However some industries are exceptions to this assumption. Banking and finance, life insurance, and residential property operation industries provide some ‘exempt supply’ activities, whereby these activities are GST exempt. The exempt supply activities include provision of life insurance, financial services, and the rental of residential properties. Therefore, for these activities, input indexes are calculated inclusive of GST.

The measurement of change in the price of inputs for the owner-occupied dwellings industry is also calculated inclusive of GST. This industry comprises households that own their own homes and notionally rent them back to themselves. It includes private dwellings such as houses, flats, and farm houses, if they are owned by the people who occupy them. This is calculated inclusive of GST because householders are not able to claim back GST (in their capacity as final consumers) on their domestic expenditure.

Weighting indexes

We have always produced the output indexes using gross weights, which means the values of all outputs within the same industrial classification category are in scope for weighting and pricing. This ensures the indexes completely cover the targeted industries.

National accounts require gross weighting to deflate gross flows of industry income and expenditure, as this is done in national accounts using NZSIOC level 4 PPI indexes. However, when using gross weighted indexes, multiple counting of price change can occur as products flow through the different production processes – this occurs where the output of an enterprise is used as the input into another enterprise within the same PPI industry. Therefore, the double counting of price movements makes the indexes less useful for inflation monitoring.

Reweighting indexes

We periodically review the PPI indexes on a rolling cycle to ensure the:

  • scope and coverage of the indexes continue to meet the needs of customers
  • structure of the indexes reflects the up-to-date activities of the industry concerned
  • respondent load on surveyed businesses is minimised
  • weights we use continue to be representative of the industry concerned.

We annually reweight the PPI industry and commodity weights, using detailed product information sourced from the supply and use reconciliation undertaken annually in the national accounts. The weights associated with the commodities, and the weights attached to each industry, are therefore annually chain-linked. This reflects changes in economy-wide income and expenditure in the mix of products and the mix of industries. The industry specific baskets and weights are provided in the industry and commodity by industry weights tables.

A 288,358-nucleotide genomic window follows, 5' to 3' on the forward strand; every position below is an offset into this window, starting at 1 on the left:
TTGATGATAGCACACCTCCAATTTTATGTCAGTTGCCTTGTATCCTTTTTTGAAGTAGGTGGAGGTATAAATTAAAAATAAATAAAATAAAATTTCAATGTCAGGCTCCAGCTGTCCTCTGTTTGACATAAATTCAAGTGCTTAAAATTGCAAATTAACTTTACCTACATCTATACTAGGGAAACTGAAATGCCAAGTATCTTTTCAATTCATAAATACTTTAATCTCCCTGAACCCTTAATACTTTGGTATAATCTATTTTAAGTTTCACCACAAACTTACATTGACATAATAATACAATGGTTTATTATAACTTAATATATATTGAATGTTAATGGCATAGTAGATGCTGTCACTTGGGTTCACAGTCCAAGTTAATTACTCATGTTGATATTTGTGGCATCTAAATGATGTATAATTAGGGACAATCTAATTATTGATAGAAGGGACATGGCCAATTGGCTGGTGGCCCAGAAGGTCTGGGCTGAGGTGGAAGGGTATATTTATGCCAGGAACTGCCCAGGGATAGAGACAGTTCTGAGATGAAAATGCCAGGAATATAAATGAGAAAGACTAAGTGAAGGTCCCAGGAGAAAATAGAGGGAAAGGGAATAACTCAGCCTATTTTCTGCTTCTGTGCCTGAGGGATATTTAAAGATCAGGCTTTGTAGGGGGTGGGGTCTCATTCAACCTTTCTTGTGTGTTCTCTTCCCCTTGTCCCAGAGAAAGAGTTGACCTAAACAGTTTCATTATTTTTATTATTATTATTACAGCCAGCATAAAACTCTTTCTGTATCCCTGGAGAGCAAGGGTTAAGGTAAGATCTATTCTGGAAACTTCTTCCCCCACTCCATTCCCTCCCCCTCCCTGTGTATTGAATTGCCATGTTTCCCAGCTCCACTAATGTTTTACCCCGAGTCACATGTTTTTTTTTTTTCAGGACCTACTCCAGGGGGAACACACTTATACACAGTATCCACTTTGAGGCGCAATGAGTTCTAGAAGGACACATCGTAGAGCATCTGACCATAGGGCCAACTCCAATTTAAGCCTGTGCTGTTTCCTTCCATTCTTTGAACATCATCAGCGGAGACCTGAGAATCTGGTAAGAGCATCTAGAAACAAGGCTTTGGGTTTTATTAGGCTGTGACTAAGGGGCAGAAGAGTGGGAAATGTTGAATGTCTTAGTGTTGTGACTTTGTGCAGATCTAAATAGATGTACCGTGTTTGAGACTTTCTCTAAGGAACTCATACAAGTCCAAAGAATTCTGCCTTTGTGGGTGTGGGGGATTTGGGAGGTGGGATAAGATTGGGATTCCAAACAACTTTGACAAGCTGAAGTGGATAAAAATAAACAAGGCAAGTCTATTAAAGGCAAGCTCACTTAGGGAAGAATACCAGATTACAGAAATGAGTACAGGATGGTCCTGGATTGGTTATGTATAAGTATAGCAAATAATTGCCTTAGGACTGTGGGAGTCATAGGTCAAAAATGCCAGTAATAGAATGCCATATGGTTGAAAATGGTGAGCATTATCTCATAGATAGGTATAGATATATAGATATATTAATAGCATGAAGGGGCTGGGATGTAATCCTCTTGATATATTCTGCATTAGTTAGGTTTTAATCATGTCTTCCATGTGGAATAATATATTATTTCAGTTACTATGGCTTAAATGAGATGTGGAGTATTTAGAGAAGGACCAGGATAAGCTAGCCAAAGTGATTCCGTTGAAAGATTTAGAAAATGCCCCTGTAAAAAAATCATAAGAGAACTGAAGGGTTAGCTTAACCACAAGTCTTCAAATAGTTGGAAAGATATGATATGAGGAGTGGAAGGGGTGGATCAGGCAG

We undertake a rolling review of industries to refresh the NA06CC commodity weights which feed into our national accounts supply and use tables. The same reviews are used to update the prices feeding into the representative commodities, and the weights of the representative commodities feeding into the NA06CC commodities.

See Rolling review of the producers price index for more information 

Reference periods

Weight reference period

The weight reference period of an index refers to the year or years from which the weighting data was derived. We introduce updated PPI weights each March quarter. For example, the March 2015 quarter introduced an updated weight reference period of the year to March 2012. The time lag is due to the time it takes our National Accounts team to complete the annual supply and use reconciliation.

Price reference period

The price reference period is the quarter that the latest quarter's prices are compared with in order to calculate indexes. As part of updating the weight reference period (see above), we update the price reference period to the December quarter of the previous year. For example, for the updated weights applied in the March 2015 quarter (which are used to weight price movements from the December 2014 quarter to the March, June, September, and December 2015 quarters), the price reference period was the December 2014 quarter.

Index reference period

The index reference period of an index is the time period (ie month or quarter) used for comparing indexes. This is where we set the index number to 1000. Changing the index reference period is a matter of convenience and does not change the meaning of the index. The percentage change between each period is unaltered by this process.

Customers may wish to re-express an index in terms of a common index reference period to allow comparison of series with differing index weighting reference periods.

We do not regularly change our index reference periods. Historically this has only happened when we have changed to a new industry classification. As from the March 2011 quarter, the index reference period of the PPI indexes was changed to the December 2010 quarter (=1000).